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Discussion in 'Events & Challenges' started by Force Majeure, Jul 28, 2018.
Ok guys I am in for that.
My plan is to not use any screens after 8 pm. and before 9:30 am.
13/30, sleep recovered
Slight change to my rules:
No Screens Challenge
A. after 6 p.m. or
it's to meet a next-day deadline that was set by someone else or that I set before 6 p.m.,
it's for a legitimate, in-person social purpose, such as watching a show or movie that my friend or wife suggested we watch,
it's video chatting with a close friend or relative,
it's looking up directions in Google Maps,
it's using Instacart to order groceries or track a grocery delivery, or
it’s looking at a “challenge” or “Time Block” Google Doc.
If I use a screen after 6 p.m. for any of the above purposes, then I can use screens only to advance these purposes. I may not open tabs, windows, or apps that do not contribute to the purpose for which I'm using the screen. For example, if I'm working to meet a deadline, every tab, window, or app I open must help me meet this deadline.
And no screens
B. after 4:30 a.m. until I'm fully dressed and prepared to leave the house with my daughter
I'm not taking my daughter on our morning jaunt that day,
It's to check the weather,
It's to check whether something's open,
It's to check a "challenge" or "Time block" Google Doc,
It's an emergency, or
It's to check Google Maps.
If I use a screen after 4:30 a.m. for any of the above purposes, then I can use screens only to advance these purposes. I may not open tabs, windows, or apps that do not contribute to the purpose for which I'm using the screen.
One week done.
0/30, bummer. I’ve been working too late in the evenings and my head has had a hard time stop thinking.
I’ve just decided to do a mental detox. I have realised I have way too many things around me that waits for me to work on them, which essentially leads me to work a little bit on every piece, which in turn leads me to not get anywhere, since I’m not focused enough on the same thing. I need to think about what my life goals are and reduce the number of potential distractions. After this mental detox, what I want to achieve is to have a small set of projects I can work on, which all share a common theme.
Really interesting! Good luck!
As I read this, I realized I'm dealing with a similar problem. Lately, I've tried "smart goals" and used those to "time-box." I haven't been doing this for long but so far it's seemed helpful.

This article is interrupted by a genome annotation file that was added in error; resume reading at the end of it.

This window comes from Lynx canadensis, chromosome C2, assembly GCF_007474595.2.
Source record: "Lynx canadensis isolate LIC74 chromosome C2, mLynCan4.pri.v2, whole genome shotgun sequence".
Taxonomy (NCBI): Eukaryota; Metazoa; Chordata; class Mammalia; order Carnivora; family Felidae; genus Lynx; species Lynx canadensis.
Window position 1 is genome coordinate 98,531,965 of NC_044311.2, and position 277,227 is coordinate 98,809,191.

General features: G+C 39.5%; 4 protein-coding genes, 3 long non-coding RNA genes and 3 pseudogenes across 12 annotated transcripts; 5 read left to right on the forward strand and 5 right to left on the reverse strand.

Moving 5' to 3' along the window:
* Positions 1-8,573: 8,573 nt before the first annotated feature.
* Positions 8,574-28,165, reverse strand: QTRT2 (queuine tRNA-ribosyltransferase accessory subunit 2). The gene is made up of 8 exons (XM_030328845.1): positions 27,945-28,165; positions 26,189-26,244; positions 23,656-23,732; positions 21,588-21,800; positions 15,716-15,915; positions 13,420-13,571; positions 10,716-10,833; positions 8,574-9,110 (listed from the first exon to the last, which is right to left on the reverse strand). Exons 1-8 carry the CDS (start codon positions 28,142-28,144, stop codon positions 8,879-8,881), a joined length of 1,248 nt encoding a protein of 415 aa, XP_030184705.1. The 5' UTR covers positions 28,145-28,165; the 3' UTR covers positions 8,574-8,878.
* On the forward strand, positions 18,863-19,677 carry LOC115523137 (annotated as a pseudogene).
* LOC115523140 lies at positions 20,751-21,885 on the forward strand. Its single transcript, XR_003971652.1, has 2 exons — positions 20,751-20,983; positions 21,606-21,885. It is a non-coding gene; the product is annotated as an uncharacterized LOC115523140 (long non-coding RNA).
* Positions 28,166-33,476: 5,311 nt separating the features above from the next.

I noticed that progressivly i'm more interested in creating rather then consuming things/content, i used to be able to watch videos and anime series for hours,but now i cannot do 15 minutes - before something inside me tells me ... "Hey we are wasting time here, we are not producing anything!"
Mental detox has started: I have filled an entire paper with things on the subject "Things that asks me about my time". Now my job is to distill this list and find out the why, what and how. Right now it feels like a completely random list of things without any connection but with some work I should be able to find a subset within all these topics that is my core interest somehow. I'm very much looking forward to find an answer on all this... because right now I have no clue what the answer may be.
Could you elaborate a bit more on that? Sounds interesting. Are you time-boxing different things so that you are limiting the time spent on things according to how important these things are with respect to your long-term goals?
It turned out 20 things/projects were just pure random things, unrelated to each other but 15 other things shared a common theme, which indeed matches my core interest. Seven other things/projects were in a grey zone in the sense that they were touching the common theme indirectly, which makes it better to focus on the other things instead. That said, out of 42 things/projects, 27 of them can be removed and more focus can be put on the other projects. Feels like a good start! Now I can continue thinking on why I'm even interested in these things. With some work I should be able to define a motto that can guide me in the future when I evaluate whether I should start to work on a new project or not.
You are a busy man, @Force Majeure! Have you really had 42 projects going on? What kind of things did you count for that? Are there normal life tasks included, like taking care of your family?
Oh, no I didn’t have them all going on at all, I was just counting every potential task I could do, that I more or less have thought to do some time when time is right. For example, I have a book about topology and reading that would be one thing. Then I have a bunch of inductors in my lab because I’ve wanted to build a dcdc-regulator... Problem is, all these projects take up mental space in my mind and many of them don’t even share a common goal, so it just felt like a big mess. So why not write down every single thing you could do and try to see the big picture? Then clean it up. That’s what I did. Soon I’m going throw away a bunch of things as well so that I will never have to think about some projects again.
Bit too late but not too bad.
Now I totally understand what you mean. I've been very similar in that I have had all kinds of things that I'd like to focus on. This could have been a list in my head or on a paper. But it's so easy to overestimate what you can accomplish on a short term. And then this list of goals that don't receive your attention can become demoralizing and harmful for your self-respect. So the situation has to be cleared out somehow.
The smart goals are concrete, specific, achievable goals within a timeframe. So, when possible, I say how long it should take me to achieve. Then I schedule my time for the week, assigning time to different goals (these are the boxes) based on how much time I expect to need. I got the idea from Nir Eyal's book Indistractable.